PRAGUE — Czech distribs and exhibs look to post a third straight year of record-breaking numbers. After 2003’s trend-bucking results of some $40 million at the B.O. gave the sector something to smile about, the third installment of “Lord of the Rings” is outpacing the other two films in the trilogy with 150,000 admissions and $720,000 in box office, giving theaters hope for a happy 2004.
Warner Bros. Czech and Slovak director Ladislav Stastny helped numbers along by greenlighting a 38-print release, outdoing the 36-print release of “The Matrix: Revolution.” WB’s previous record-holder, the second part of the “Rings” trilogy, had 137,000 admissions. A pair of sequels to successful Czech films opening this week should keep box offices busy through month’s end.
“Rings” proved such a hit with kids that at Prague’s Cinema City four-multiplex chain, computers were blocked from selling student tickets after a 10% limit on student-priced tickets was reached. Students could wait for the next show or dole out an additional $1.50 for an adult ticket. (A quick survey of one not-quite-full salle seemed to indicate that cash-conscious Czech teens were choosing to wait it out, or perhaps opting for more teen-friendly plexes.)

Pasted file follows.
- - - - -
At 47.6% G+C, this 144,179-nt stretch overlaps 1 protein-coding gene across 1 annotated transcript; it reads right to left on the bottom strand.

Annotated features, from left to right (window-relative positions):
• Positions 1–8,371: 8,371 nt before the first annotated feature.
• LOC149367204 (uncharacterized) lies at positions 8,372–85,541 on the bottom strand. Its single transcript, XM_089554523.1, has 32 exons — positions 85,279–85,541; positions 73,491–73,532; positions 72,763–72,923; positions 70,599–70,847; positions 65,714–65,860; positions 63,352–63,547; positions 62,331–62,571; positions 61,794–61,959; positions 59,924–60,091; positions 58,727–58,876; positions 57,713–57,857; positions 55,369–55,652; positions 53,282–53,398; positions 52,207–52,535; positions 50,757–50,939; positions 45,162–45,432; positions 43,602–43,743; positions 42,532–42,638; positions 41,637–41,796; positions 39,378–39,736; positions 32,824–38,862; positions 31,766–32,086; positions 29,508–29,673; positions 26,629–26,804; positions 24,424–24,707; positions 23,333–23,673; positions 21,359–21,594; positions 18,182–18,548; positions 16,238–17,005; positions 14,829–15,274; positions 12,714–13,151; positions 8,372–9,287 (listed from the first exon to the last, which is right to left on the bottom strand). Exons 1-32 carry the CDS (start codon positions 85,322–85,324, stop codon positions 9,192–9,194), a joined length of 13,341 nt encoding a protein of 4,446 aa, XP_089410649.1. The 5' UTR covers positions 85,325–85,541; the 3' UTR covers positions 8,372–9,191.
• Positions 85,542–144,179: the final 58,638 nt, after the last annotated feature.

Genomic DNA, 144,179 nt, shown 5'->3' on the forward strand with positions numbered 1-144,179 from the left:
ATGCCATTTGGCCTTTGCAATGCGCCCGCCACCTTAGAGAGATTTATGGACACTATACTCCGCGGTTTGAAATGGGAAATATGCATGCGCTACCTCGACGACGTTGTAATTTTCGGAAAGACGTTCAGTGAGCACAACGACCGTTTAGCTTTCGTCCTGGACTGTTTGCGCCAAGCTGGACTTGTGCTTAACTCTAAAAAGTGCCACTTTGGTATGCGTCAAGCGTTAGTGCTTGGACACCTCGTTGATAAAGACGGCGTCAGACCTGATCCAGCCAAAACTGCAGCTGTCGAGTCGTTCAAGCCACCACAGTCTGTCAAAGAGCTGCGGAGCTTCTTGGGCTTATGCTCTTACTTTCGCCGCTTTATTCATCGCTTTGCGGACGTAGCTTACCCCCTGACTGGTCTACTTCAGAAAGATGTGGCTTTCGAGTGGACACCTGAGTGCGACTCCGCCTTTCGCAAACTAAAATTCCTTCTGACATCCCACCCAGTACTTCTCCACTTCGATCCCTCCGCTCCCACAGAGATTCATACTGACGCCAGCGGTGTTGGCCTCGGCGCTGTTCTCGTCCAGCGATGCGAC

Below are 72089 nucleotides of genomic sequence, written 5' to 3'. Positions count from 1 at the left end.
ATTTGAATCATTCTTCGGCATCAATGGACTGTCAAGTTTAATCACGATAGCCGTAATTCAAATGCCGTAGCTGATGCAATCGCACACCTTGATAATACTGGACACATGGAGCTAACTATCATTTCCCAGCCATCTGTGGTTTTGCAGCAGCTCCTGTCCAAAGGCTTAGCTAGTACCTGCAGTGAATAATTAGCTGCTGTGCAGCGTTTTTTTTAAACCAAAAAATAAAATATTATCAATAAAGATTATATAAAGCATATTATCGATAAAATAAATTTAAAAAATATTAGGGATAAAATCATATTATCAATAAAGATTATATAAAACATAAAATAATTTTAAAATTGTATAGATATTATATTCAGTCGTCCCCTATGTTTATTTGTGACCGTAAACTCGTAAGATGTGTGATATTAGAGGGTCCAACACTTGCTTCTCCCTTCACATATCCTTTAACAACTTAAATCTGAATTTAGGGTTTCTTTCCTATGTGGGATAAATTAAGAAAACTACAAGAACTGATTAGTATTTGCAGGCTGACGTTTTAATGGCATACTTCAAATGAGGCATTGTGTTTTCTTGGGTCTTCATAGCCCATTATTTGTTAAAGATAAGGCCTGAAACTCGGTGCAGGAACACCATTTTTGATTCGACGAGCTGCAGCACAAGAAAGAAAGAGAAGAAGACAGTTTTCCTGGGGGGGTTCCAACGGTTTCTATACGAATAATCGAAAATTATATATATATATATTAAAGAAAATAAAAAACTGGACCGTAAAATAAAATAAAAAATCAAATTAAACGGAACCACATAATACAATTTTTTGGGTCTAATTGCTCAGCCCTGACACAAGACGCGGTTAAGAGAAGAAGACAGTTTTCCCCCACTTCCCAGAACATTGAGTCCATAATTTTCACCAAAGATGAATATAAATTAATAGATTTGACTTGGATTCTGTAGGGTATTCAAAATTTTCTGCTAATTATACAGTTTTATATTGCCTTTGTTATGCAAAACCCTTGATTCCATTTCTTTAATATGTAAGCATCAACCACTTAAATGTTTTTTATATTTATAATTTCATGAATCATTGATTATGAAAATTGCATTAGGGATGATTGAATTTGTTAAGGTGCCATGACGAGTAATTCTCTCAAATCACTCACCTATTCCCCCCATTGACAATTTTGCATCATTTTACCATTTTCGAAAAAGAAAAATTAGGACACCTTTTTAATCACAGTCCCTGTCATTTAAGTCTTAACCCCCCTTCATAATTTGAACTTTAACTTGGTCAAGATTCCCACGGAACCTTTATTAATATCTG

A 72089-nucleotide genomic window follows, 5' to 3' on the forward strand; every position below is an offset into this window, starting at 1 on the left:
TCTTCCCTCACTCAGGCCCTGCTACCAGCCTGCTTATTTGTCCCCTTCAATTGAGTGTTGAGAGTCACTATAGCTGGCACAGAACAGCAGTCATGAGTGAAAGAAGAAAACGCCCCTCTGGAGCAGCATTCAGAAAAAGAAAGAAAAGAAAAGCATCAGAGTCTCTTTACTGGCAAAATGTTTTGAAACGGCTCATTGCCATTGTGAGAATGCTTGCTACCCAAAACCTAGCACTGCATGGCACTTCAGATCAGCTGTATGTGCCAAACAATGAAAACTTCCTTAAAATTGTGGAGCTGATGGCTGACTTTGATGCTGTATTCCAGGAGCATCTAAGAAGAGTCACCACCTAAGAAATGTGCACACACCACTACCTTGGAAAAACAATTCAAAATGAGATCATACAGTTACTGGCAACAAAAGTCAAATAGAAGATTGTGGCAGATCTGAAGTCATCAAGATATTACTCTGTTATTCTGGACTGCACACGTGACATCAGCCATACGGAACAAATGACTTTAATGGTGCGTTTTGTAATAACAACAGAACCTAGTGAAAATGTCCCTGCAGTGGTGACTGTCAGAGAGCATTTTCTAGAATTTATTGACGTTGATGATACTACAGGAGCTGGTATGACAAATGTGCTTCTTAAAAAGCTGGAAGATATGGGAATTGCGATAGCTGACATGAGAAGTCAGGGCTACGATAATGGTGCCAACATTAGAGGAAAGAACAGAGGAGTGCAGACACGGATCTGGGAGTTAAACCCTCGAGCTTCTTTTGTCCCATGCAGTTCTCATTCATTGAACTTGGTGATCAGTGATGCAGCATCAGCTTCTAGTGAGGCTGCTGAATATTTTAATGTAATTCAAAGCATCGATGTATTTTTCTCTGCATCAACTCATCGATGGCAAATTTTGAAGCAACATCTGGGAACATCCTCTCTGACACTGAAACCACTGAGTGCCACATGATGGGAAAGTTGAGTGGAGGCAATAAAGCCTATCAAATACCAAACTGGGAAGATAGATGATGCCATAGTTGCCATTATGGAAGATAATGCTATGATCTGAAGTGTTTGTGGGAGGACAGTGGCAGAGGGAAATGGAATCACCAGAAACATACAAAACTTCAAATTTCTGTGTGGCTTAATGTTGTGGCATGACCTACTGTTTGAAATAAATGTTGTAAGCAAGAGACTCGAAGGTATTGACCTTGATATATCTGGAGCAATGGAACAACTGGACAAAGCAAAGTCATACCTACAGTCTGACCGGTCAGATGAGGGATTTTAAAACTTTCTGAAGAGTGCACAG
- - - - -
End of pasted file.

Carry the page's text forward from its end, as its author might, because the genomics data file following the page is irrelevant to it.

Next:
Distributors and competing multiplex operators expressed surprise at the policy.
“I don’t agree with it,” said one, and another added, “It sounds really strange to me.”
Management at the Cinema City chain confirmed that the 10% limit was company policy, but refused to elaborate.
David Horacek, director of UCI-CE’s Palace Cinemas chain shook his head, saying, “At some cinemas, students account for 40% or 50% of ticket sales. It’s like telling them, ‘Go away. We don’t want you in our cinemas.’ “